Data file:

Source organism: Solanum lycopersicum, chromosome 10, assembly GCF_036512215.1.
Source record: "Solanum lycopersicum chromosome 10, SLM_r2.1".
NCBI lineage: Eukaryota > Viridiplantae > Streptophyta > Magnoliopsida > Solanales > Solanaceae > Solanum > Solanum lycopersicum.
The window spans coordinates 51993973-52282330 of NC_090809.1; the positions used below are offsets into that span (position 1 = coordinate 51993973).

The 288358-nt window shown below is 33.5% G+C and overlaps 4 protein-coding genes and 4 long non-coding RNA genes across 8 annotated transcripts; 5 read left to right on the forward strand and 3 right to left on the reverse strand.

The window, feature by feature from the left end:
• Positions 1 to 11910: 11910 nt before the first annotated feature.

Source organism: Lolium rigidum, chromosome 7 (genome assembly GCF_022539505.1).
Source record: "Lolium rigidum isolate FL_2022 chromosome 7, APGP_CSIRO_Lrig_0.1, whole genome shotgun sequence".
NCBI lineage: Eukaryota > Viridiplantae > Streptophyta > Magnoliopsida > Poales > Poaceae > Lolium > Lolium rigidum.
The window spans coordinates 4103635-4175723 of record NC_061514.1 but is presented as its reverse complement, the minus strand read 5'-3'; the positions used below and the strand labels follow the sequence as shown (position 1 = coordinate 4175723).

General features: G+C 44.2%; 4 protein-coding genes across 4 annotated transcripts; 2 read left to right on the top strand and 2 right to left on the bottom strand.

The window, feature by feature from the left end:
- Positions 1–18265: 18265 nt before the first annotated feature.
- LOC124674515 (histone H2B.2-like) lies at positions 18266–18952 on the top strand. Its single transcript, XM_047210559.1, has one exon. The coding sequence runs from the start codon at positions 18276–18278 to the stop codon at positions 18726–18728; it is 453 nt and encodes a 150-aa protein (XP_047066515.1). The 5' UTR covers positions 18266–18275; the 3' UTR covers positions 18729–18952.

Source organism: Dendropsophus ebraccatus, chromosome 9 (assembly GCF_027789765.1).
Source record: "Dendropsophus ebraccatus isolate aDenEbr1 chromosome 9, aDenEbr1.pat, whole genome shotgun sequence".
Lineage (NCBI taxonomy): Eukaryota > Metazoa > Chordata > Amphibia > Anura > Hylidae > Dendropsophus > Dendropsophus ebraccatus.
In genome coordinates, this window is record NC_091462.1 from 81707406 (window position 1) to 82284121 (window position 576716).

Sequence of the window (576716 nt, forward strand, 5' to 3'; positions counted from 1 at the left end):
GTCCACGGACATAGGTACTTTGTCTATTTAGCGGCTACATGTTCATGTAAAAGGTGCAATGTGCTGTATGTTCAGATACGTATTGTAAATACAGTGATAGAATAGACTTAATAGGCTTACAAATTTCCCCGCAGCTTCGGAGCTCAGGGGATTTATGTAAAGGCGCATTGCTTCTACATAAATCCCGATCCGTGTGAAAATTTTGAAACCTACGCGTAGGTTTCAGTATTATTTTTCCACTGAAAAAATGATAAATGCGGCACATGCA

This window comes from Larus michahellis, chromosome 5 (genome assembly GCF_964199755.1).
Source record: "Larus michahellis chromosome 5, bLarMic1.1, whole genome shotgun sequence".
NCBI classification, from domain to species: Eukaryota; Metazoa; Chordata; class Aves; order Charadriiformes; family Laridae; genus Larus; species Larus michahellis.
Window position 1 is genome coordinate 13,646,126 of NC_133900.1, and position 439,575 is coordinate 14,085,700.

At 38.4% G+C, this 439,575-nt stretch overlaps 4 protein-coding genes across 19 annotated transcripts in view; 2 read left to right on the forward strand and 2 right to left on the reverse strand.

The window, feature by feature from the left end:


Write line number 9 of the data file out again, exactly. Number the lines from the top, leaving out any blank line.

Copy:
Source record: "Lolium rigidum isolate FL_2022 chromosome 7, APGP_CSIRO_Lrig_0.1, whole genome shotgun sequence".